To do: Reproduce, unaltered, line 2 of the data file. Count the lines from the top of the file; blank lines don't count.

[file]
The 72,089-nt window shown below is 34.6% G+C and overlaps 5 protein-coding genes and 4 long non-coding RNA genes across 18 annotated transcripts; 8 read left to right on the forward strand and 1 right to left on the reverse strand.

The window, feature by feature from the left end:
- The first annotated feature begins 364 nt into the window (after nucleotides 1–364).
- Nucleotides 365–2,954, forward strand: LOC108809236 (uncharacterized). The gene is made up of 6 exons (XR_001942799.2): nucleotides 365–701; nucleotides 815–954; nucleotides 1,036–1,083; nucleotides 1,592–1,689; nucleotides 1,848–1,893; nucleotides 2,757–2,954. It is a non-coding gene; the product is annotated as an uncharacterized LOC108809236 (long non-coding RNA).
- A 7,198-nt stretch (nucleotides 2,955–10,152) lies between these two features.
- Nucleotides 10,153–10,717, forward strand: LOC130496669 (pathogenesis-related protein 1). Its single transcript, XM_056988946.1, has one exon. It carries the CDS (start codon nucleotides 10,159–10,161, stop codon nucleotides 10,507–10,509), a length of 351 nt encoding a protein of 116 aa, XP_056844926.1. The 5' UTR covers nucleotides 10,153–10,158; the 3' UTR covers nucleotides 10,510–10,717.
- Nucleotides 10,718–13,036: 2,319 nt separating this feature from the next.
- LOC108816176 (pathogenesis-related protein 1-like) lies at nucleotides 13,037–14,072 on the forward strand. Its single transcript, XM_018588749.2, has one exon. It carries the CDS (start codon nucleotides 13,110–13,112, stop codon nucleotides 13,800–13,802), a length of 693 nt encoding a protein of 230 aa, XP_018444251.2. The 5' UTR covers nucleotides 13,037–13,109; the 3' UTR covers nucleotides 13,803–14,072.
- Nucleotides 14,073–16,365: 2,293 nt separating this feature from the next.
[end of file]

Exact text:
The window, feature by feature from the left end: